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Summer-Heat: Chinese Medicine and Seasonal Exposure

Exposure to the elements can be a significant contributing factor in illness and imbalance, but isn't one we often think about in modern times because we are indoors so much. Most of us are outdoors just minutes per day as we move between our car and various buildings with controlled environments. Air conditioning, central heating, and devices that control humidity help us modify our interior spaces, significantly neutralizing extremes in temperature and moisture. While inside we are also protected from major weather events like blizzards and hurricanes. During earlier times in human history, however, we spent much more time outdoors, and protecting ourselves from exposure was a daily concern. It is during this time that Chinese medicine was developed, so there is more of an understanding in this field about how environmental factors can contribute to illness and disease.

Summer Sun

Summer-heat is a seasonal condition that is caused by exposure to excessive heat and humidity. In western medicine this condition is called heat-exhaustion or, if more severe, heat-stroke. We are particularly susceptible to this and other types of exposure in modern times for three main reasons. One is that we spend so much time in controlled environments that we are actually less acclimated to the outdoors. Our bodies just aren't as practiced at neutralizing the effects of the elements, whatever they are. Another reason is that we don't know to prepare. For our ancestors, exposure was a real concern and they were faced with it on a much more regular basis. We, on the other hand, have become spoiled by easy access to artificial environments and can easily escape. Thinking about exposure is usually outside the scope of our day-to-day consciousness so we are less likely to do the things we need to do to protect ourselves. The third reason is that we have lost a lot of the general collective knowledge and awareness of what the early symptoms of exposure are so we are less likely to see the warning signs. Unless you were in the scouts or are trained in first aid, odds are you just don't know.

Summer-heat affects our bodies by causing them to overheat and dry out. The first signs of overheating are sweating and clammy, pale skin as our bodies attempt to release excess heat to help regulate our internal temperature. The heat makes our mouths dry and increases our thirst, causing us to crave the cooling fluids that we need. As our bodies dehydrate our blood volume actually decreases, leading to low blood pressure. Low blood pressure plus low blood volume means headaches and dizziness because we literally lack enough blood to nourish the uppermost reaches of our bodies. The effort to eliminate extreme amounts of heat through copious sweating saps our energy, causing fatigue and physical weakness. If a person with these symptoms does not rest, drink fluids, and remove themselves from the sun and heat, the condition may progress to the next level: poor appetite, nausea, vomiting, diarrhea, and dark urine. Though rare, this condition can even become so extreme that it is life-threatening.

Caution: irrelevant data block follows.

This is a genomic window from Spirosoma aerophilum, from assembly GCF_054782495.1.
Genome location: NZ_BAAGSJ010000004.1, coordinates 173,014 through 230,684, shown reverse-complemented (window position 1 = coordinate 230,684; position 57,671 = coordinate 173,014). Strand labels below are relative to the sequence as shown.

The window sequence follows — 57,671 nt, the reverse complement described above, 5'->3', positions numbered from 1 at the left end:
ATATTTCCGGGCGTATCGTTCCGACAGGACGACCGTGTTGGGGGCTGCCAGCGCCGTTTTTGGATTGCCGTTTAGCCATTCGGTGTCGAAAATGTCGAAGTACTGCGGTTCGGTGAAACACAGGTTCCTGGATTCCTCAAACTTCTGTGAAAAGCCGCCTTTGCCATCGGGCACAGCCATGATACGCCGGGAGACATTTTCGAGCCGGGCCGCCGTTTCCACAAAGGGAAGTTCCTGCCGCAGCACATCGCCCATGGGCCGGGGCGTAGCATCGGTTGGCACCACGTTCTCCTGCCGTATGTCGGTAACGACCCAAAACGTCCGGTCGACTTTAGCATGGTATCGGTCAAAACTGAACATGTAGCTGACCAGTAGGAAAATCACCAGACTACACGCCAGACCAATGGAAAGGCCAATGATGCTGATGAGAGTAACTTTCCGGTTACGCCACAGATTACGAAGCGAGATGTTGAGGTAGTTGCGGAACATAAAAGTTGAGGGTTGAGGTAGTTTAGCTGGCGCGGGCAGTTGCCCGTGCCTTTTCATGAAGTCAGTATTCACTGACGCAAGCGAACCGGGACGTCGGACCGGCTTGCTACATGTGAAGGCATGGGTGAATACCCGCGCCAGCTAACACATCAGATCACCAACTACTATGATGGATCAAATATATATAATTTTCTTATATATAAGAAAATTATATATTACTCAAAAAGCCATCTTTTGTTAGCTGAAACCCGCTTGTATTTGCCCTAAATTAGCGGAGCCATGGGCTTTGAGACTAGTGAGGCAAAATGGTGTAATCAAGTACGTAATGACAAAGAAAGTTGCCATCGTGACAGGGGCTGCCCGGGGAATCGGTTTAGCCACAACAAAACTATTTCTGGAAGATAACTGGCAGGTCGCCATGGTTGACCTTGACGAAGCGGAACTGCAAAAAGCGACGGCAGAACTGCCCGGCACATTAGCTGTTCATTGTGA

The best treatment for summer-heat is prevention: dress lightly when it is hot out, don't exercise in the late afternoon when the temperature peaks, avoid extremes of heat and sun, and and stay hydrated. If you or someone you know starts to have early symptoms of summer-heat, lie them down in a cool and dark place and give them plenty of fluids. Fluids that contain electrolytes, like coconut water or sports drinks, are best at replacing both the water and salts that are lost to sweating. If symptoms progress to the next level, medical attention may be necessary. In western medicine the most common treatment would be re-hydration with fluids and electrolytes through an IV drip. In Chinese medicine acupuncture and herbs are used to reduce internal heat, promote moisture in the body, and give relief from symptoms like nausea, vomiting, and diarrhea.

Traditional southern remedies like iced honeysuckle flower tea re-hydrate us and cool us from the inside out. In Chinese medicine honeysuckle flower is considered to be so effective an herb for eliminating heat from the body that it is prescribed not just for summer-heat, but also for fevers, sore throats, inflamed sores, intestinal abscesses, and infectious dysentery. Watermelon is another important Chinese herb for summer-heat. The sugars in this fruit boost energy and the juiciness replenishes fluids. Watermelon is also loaded with electrolytes, especially the pulp that is closest to the rind, and promotes urination. This combination stimulates the urinary system to eliminate heat from the interior of the body out via the kidneys and bladder. Stay cool!

 
"I actually studied acupuncture myself, so I know a lot about the system and have been to a lot of practitioners. I have had a really good experience with Dr. Nancy and would recommend her to anyone. I really like that the treatment is individualized, and that she talks to you every time and doesn't make you feel like you are on an assembly line. Her needle treatments are individualized and powerful. And if she gives you herbs, they are included in the cost of treatment, which is really nice." ~Amy M.
Dr. Nancy Hyton
Acupuncture and Chinese Medicine
By Appointment M to F, 9:30 to 6:00
26 Fairfax Avenue, West Asheville, NC 28806
Text or Call (828) 606-6791
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